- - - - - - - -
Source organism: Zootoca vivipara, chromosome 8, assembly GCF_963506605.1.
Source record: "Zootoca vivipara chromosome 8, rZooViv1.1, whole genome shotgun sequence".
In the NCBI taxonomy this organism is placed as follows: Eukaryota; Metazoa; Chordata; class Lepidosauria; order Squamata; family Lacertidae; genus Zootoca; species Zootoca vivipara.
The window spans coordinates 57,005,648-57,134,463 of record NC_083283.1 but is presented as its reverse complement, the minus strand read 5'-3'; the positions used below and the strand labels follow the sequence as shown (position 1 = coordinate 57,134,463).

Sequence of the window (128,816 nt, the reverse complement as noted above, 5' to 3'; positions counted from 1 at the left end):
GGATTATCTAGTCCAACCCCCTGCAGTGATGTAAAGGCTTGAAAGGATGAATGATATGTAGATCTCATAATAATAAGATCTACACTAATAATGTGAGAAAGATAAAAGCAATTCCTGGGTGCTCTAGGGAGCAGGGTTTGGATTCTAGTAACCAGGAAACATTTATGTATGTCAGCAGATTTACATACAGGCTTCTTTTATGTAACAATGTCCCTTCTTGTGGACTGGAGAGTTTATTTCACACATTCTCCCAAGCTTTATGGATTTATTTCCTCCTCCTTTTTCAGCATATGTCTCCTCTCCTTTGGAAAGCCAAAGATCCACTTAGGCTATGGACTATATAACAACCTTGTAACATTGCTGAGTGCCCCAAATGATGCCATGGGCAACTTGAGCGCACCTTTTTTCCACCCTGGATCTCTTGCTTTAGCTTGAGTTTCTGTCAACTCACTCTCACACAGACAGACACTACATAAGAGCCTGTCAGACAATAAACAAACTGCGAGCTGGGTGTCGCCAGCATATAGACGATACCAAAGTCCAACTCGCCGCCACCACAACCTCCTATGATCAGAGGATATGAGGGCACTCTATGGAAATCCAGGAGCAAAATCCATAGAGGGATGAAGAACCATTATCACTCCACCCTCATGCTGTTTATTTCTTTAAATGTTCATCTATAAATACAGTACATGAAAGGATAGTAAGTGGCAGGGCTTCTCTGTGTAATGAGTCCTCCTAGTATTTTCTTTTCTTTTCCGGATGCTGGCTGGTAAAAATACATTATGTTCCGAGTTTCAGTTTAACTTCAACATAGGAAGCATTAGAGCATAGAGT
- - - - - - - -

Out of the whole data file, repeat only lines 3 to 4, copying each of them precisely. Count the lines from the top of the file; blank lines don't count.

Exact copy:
In the NCBI taxonomy this organism is placed as follows: Eukaryota; Metazoa; Chordata; class Lepidosauria; order Squamata; family Lacertidae; genus Zootoca; species Zootoca vivipara.
The window spans coordinates 57,005,648-57,134,463 of record NC_083283.1 but is presented as its reverse complement, the minus strand read 5'-3'; the positions used below and the strand labels follow the sequence as shown (position 1 = coordinate 57,134,463).